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biggjoee5790

Livewires? Pygame? help please

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Ive been working through a new Python book lately, "Python Programming for the Absolute Beginner" I really like how it teaches and I am really moving along well. Although I am not at the point of the book where it gets into 2d game creation and graphics, I have some questions about it. The author teaches the coding using the Livewire modules. I think that Livewire is basically Pygame simplified, I may be wrong. My qeustion is, should I follow the author and use livewire, or should I somehow use his examples but instead of using Livewire, actually use Pygame? How would I go about doing this? Can someone give me an idea of what I should do when I get to this part of the book? I dont want to learn the wrong way by using a "watered down" version of Pygame. [Edited by - biggjoee5790 on April 7, 2007 10:28:14 PM]

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from what I remember is livewires is built on top of pygame, not as a replacement. I'd say go with the authors examples and stick with livewires until you get the concepts the book is teaching you then once you understand them you can worry about the library you are using.

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Stick with the version of livewires on the cd if you want to follow the book since the author is actually using an older version of livewires and if you try to use the newest one from the internet the examples won't work.
But yeah livewires is a wrapper around a wrapper so it makes things even easier than pygame but you should be able to pick up pygame later if you want since it's not that much harder.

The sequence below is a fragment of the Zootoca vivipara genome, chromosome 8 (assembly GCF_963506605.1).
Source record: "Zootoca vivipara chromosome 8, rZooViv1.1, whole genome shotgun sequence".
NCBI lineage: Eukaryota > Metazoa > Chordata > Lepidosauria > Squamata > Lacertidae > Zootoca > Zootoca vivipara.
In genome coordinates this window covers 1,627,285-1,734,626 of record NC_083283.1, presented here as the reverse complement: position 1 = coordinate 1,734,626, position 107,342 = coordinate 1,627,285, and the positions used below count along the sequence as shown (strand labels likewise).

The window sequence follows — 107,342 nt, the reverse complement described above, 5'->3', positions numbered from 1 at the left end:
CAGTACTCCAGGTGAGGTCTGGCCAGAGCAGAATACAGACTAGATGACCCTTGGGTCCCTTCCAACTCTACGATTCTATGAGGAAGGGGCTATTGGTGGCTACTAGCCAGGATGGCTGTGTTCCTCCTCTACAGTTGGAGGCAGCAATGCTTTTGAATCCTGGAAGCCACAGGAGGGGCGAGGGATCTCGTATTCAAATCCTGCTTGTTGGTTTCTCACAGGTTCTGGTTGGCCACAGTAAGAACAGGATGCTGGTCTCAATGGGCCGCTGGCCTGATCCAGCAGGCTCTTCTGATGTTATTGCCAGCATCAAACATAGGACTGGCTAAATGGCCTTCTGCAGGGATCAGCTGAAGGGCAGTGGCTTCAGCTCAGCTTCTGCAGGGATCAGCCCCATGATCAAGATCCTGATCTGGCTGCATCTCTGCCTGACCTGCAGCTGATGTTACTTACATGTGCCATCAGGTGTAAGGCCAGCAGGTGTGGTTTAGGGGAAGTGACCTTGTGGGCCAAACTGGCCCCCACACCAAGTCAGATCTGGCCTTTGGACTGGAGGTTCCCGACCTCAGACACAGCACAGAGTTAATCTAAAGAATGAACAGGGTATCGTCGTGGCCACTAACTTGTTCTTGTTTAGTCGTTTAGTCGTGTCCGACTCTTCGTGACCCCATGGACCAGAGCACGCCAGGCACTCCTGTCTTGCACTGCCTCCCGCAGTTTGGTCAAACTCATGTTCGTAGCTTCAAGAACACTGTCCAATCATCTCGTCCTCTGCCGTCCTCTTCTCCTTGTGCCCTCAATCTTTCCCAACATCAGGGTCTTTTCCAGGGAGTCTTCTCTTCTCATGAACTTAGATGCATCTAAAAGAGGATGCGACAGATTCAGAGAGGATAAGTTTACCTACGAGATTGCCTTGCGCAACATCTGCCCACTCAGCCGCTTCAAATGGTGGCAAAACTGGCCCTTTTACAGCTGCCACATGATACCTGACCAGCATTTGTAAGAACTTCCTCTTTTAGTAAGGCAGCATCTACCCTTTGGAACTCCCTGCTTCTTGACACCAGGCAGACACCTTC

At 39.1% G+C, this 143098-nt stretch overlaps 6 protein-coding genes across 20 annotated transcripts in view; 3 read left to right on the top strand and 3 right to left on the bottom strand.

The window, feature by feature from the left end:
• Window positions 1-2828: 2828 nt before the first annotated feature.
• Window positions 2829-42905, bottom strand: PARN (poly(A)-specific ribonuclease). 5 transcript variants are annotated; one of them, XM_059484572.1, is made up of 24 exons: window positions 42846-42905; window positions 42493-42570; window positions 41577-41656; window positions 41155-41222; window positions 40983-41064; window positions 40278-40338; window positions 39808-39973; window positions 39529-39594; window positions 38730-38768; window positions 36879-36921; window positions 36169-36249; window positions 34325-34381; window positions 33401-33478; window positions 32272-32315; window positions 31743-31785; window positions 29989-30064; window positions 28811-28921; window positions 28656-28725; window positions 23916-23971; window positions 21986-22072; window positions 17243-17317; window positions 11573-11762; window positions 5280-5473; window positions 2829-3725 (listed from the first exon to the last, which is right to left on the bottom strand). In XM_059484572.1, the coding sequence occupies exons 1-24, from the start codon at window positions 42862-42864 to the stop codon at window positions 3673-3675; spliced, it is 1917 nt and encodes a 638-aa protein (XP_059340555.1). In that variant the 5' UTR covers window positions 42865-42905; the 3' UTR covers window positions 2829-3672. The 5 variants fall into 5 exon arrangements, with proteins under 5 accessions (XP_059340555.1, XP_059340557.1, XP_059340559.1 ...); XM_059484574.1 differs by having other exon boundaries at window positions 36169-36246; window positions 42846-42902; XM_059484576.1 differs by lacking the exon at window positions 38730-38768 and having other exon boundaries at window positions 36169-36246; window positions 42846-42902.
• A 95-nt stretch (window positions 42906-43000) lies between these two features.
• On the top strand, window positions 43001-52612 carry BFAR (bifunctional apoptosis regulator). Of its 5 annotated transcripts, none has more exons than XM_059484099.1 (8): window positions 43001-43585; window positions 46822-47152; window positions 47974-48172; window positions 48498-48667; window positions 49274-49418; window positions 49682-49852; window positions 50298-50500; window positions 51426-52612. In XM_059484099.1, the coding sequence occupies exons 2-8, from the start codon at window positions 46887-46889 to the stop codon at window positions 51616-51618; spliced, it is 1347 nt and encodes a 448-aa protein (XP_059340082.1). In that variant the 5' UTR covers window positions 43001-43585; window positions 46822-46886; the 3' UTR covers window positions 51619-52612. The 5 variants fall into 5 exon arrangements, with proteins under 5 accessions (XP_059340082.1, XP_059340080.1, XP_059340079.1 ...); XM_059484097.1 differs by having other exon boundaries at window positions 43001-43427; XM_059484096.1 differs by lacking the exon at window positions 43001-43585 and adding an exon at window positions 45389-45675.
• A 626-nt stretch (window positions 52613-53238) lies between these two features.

Here's a simple game loop using pygame to give you an example of how easy it is:

""" mainFunc.py
illustrate using the main function
"""

#I - Import and init - still in global scope
import pygame
pygame.init()

def main():
#D - Display now part of main function
screen = pygame.display.set_mode((640, 480))
pygame.display.set_caption("Now I'm using a main function")

#E - Entities part of main function
background = pygame.Surface(screen.get_size())
background.fill((0, 255, 255))

square = pygame.Surface((25, 25))
square.fill((255, 0, 0))

#Action also part of main function
clock = pygame.time.Clock()
keepGoing = True
while keepGoing:
for event in pygame.event.get():
if event.type == pygame.QUIT:
keepGoing = False

screen.blit(background, (0, 0))
screen.blit(square, (300, 200))

pygame.display.flip()

#Run main if this is the primary program
if __name__ == "__main__":
main()


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Learning one thing never stops you learning something else later. Nobody ever worries about reading one book in case it stops them reading another in the future. Just keep reading, keep learning, and try not to worry too much about whether each stage is perfect.

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Quote:
Original post by Kylotan
Learning one thing never stops you learning something else later. Nobody ever worries about reading one book in case it stops them reading another in the future. Just keep reading, keep learning, and try not to worry too much about whether each stage is perfect.


Yes that is true. I guess Im worrying too much instead of just going ahead and learning . Thanks for the advice.

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